Shop smart

“More and more clients are shopping smarter, eating healthier and enjoying an abundance of fresh, locally grown products and as a result are expecting similar from their venues. Source Fairtrade tea and coffee and organic biscuits for all events, use local suppliers and seasonable foods wherever possible and use reusable linens, crockery and cutlery as standard. Other useful suggestions include using jugs of filtered water as an alternative to bottled mineral water and offering clients advice on seasonal menus and local sourced food menus.”

Despite what’s on offer, is the industry really doing enough or are we simply paying lip service to green issues?

Russell Downing, centre manager at Sheepdrove Eco Conference Centre, thinks we still have a long way to go.

“There has been a huge amount of press coverage and awareness raising campaigns, much of which is positive, but there is also plenty of green-washing taking place from companies just wanting a ‘slice of the cake’,” he says. “Too many businesses have seen an opportunity to make some extra money and made small changes to appear green. It may be working in the short term but it isn't a long-term solution.

“There needs to be far greater regulation so that those organisations who are investing in the correct areas receive recognition and reward. Conversely, those claiming to be sustainable and green, who aren't in fact putting in the effort, should be penalised. Examples could be tax breaks for those genuinely acting in a sustainable way. Also, organisers should be made responsible for post show/event stand material. At the more extreme end, we could even ban the use of non-recyclable materials.”

RPM’s Sloan things changes are taking place, but not necessarily quickly enough.

“There have been some great environmentally friendly innovations that have appeared within the industry, but until they are fully adopted they will carry a slight premium in terms of costs," he says. "At that point it is down to clients to make a decision on which option they want to go for.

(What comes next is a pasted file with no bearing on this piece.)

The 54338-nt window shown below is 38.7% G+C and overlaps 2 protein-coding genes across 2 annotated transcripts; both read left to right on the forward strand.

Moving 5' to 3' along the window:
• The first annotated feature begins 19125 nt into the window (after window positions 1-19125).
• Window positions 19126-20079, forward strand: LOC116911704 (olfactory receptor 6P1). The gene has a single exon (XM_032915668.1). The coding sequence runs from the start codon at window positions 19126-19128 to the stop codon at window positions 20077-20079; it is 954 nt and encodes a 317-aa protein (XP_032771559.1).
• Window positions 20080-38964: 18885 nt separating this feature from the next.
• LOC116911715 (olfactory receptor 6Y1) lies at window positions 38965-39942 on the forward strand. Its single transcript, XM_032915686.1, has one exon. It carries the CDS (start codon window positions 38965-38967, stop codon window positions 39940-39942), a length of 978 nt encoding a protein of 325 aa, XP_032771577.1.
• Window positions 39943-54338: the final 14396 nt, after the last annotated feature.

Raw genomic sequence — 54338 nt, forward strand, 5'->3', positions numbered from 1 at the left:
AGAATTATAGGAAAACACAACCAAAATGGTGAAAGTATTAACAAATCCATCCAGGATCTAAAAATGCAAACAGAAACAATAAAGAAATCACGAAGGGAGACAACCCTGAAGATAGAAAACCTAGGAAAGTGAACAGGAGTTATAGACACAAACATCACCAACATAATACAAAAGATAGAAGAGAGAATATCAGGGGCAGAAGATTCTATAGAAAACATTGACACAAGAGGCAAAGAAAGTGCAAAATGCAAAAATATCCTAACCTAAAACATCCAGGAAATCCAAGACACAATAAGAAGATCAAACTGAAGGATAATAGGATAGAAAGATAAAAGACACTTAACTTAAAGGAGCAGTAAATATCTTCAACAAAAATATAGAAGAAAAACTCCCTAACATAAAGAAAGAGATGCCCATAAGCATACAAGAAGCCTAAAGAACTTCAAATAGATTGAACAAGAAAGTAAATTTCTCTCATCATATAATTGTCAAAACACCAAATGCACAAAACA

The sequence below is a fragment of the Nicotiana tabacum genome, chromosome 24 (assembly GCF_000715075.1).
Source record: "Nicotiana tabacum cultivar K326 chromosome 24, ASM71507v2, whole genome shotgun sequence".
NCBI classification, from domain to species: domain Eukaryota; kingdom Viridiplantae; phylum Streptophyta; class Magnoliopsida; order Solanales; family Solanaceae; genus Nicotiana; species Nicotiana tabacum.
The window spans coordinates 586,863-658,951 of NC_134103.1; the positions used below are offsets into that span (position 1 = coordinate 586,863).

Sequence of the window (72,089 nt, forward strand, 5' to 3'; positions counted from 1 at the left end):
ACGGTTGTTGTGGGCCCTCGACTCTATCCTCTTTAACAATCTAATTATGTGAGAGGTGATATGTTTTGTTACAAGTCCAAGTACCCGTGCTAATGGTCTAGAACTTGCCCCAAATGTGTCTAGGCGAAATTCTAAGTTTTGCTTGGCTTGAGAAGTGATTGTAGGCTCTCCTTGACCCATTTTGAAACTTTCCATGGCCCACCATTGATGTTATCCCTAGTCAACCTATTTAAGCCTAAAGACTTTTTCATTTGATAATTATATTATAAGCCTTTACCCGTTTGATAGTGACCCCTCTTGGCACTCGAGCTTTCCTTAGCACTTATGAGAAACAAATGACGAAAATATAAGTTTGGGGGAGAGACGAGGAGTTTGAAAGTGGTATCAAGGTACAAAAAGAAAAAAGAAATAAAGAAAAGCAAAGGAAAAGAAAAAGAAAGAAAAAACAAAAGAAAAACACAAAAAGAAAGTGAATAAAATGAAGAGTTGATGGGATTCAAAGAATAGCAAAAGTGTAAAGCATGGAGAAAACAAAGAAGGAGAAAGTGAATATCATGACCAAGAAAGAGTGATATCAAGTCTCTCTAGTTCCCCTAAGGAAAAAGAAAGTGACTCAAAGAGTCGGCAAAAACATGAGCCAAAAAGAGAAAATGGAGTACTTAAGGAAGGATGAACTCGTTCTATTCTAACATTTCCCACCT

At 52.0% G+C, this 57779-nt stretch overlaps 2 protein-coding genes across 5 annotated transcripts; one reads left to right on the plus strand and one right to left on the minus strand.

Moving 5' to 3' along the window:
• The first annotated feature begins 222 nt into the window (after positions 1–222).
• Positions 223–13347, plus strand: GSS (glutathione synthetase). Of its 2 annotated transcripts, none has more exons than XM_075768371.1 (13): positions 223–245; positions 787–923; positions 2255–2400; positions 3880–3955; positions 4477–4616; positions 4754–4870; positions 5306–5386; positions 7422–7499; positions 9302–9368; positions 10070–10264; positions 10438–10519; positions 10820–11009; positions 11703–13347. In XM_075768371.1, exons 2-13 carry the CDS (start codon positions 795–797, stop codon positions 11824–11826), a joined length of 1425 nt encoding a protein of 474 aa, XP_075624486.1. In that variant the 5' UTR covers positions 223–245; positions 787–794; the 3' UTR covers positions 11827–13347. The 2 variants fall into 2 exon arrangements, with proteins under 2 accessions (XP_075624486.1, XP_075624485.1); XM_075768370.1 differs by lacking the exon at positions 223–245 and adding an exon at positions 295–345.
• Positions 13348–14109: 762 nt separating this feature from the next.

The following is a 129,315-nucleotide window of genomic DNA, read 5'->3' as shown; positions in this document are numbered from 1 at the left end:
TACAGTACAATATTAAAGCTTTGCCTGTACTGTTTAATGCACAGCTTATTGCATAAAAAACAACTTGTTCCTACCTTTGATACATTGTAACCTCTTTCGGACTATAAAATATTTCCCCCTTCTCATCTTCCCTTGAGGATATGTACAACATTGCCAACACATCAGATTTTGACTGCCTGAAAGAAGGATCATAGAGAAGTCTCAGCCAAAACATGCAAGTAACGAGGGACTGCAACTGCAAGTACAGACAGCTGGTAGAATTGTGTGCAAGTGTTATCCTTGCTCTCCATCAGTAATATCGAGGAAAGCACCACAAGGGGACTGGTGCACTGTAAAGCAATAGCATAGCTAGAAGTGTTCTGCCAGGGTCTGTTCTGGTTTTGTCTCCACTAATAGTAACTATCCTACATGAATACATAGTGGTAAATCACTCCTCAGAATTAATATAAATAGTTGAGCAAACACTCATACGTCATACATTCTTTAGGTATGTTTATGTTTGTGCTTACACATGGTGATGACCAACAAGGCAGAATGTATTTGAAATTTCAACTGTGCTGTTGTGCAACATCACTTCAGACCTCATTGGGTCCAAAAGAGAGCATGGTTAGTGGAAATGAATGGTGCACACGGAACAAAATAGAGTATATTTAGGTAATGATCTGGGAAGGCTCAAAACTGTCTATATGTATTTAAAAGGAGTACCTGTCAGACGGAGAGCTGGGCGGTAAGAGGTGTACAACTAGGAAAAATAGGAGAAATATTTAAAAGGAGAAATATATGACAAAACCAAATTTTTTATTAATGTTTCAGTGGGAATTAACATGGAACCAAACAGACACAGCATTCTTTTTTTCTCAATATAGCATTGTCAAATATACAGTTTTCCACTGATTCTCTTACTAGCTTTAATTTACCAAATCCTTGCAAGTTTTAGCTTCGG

"The more the environmentally friendly options are chosen the more the costs will fall into line with existing products. The chances are any down turn in the economy will delay things further, but I imagine things will move on at a much greater pace as we come out the other side.”

Technology holds the key
Byrne believes we are on the right track and technology will help to drive change for the better.

“Interpersonal communication remains the main reason for events taking place; therefore the emphasis needs to be on operating as sustainably as possible rather than reducing the number, frequency or format of events,” he says. “New products and ways of operating an event are going to have the most impact.

"The adoption of LED lighting over the past few years has enabled event planners to reduce their energy consumption. So we all need to welcome and embrace technological developments and new ideas with sustainability implications.  All the other sustainable options already in place, such as recycling and carbon offsetting, will become second nature rather than exceptional innovations.”

Sustainability isn't a simple issue and as the industry commits further to the cause there are some tough choices ahead for both organisers and clients.

As Pullan explains: “In some cases, renewable alternatives can be secured, but their source may be on another continent. So which is more important – the use of a renewable source or the minimising of air miles? Or the product may be from a renewable source, but are its manufacturers providing an appropriate level of care to their staff?”

Sustainability is inseparably linked to wider corporate social responsibility issues – this is the challenge looking ahead for our industry.